How Big Government Actually Helps Innovation

Op-ed: Federal standards have helped technology advance
By Evann Gastaldo,  Newser Staff
Posted Mar 11, 2011 1:50 PM CST
How Big Government Actually Helps Innovation
Compact fluorescent bulbs are displayed at an Ikea store in Philadelphia, Tuesday, June 15, 2010.   (AP Photo/Matt Rourke)

Last week, Michele Bachmann introduced a bill to repeal the energy efficiency standards for lightbulbs, because, as she said, the “government has no business telling an individual what kind of lightbulb to buy.” She’s not the only conservative politician who’s upset (see here and here). All the complainers are misguided, writes Roger A. Pielke Jr. in the New York Times, but they can be excused for their beliefs—because the truth is that, while the “technologies and the standards that guide their deployment have revolutionized American society,” they’ve also been so successful as to make the government’s role “invisible.”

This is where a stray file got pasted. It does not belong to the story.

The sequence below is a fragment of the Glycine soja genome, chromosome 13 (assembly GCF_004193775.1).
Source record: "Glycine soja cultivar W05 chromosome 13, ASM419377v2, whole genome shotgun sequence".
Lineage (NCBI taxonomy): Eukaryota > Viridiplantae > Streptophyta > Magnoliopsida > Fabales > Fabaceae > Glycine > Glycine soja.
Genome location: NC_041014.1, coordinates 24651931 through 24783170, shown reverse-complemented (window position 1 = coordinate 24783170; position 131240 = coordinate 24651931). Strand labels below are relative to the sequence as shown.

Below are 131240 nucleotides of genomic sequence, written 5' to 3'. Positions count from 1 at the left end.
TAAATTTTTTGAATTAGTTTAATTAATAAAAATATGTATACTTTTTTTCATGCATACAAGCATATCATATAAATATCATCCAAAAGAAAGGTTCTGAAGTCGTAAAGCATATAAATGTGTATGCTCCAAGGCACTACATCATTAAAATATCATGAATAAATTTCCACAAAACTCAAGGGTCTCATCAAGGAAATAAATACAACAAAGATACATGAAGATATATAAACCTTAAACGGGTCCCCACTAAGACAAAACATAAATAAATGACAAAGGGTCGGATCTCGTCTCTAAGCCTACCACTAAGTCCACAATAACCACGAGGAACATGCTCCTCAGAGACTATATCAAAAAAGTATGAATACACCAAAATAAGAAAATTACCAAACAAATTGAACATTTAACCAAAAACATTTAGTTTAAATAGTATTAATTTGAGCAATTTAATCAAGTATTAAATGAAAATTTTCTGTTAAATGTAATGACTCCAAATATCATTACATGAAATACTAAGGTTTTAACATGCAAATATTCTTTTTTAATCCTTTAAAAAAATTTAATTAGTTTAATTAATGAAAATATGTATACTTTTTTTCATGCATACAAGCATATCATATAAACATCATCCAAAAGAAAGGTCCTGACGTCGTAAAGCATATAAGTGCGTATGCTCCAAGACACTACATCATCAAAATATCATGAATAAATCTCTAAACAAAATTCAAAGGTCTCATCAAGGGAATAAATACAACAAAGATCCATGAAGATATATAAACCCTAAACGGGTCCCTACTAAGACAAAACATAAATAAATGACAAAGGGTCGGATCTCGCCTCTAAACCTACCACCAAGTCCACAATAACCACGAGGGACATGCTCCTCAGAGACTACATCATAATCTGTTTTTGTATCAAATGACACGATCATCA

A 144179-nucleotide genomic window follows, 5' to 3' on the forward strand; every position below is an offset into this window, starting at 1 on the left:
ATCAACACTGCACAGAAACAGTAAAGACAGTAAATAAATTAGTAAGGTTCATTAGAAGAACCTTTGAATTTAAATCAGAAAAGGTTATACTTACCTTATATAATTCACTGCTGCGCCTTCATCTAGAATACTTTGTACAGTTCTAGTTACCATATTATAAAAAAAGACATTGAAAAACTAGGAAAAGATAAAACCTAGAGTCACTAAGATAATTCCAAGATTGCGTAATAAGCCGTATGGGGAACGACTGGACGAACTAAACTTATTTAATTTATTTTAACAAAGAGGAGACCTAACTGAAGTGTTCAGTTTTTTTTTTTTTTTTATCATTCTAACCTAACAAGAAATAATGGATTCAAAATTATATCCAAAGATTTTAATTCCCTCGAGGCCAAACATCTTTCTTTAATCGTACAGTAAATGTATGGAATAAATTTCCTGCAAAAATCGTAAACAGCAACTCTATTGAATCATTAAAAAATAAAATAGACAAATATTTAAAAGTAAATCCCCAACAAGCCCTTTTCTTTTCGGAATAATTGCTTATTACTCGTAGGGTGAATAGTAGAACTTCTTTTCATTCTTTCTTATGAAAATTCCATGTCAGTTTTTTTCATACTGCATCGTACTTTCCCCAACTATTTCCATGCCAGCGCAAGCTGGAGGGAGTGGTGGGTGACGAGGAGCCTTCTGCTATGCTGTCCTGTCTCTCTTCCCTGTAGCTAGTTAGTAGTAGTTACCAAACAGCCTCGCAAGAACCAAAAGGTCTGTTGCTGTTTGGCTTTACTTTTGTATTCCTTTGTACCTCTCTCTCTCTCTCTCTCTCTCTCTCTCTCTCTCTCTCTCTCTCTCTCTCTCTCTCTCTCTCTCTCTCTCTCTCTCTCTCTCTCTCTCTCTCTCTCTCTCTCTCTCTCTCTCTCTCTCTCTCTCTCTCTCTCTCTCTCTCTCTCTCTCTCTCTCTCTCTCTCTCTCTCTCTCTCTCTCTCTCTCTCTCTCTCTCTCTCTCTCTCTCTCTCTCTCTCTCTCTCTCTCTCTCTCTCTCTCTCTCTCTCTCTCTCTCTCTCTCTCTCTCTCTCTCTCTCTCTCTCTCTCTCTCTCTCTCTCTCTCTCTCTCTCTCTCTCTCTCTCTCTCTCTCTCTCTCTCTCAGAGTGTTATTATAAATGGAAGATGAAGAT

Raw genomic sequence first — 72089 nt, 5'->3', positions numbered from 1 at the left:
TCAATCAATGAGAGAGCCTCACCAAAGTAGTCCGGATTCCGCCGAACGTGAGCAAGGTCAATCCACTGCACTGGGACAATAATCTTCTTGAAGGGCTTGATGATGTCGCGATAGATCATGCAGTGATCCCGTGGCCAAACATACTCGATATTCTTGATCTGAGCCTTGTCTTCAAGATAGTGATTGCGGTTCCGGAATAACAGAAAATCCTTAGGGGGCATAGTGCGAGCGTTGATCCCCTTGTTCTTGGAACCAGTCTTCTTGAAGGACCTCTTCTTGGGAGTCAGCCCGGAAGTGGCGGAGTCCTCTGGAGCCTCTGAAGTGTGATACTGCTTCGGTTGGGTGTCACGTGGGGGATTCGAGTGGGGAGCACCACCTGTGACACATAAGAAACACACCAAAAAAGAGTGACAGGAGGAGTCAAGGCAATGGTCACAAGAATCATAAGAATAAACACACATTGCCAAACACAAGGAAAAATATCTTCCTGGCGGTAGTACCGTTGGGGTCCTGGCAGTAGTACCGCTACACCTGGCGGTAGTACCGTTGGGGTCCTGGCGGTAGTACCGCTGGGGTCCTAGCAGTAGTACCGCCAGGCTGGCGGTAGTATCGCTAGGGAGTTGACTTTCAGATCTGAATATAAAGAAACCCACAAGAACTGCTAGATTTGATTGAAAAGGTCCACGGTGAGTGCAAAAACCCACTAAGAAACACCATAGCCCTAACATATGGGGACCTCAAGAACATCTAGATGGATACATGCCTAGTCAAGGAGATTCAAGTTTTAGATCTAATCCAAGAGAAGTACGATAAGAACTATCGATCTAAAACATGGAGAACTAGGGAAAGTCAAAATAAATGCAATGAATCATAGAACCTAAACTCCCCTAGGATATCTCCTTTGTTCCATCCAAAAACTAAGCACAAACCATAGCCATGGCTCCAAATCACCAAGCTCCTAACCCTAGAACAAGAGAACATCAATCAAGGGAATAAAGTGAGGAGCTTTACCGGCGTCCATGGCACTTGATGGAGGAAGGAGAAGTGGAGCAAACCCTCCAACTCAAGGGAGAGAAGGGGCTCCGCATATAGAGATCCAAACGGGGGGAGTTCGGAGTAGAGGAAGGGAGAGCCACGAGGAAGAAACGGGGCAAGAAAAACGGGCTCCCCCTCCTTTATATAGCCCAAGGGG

What Bachmann and the others must remember is that government-mandated standards have played a “critical role … in scientific and industrial innovation.” Yes, inventors like Thomas Edison made incredible advancements, “but inventions alone weren’t enough to guarantee progress.” When Edison was inventing, the lack of consistent standards “threatened to overwhelm industry and consumers with a confusing array of incompatible choices.” When the US finally established an agency that would set technological standards—and it was, in 1901, the last major economic power to do so—“the result was a boom in product innovation in all aspects of life during the 20th century.” (More energy efficiency stories.)

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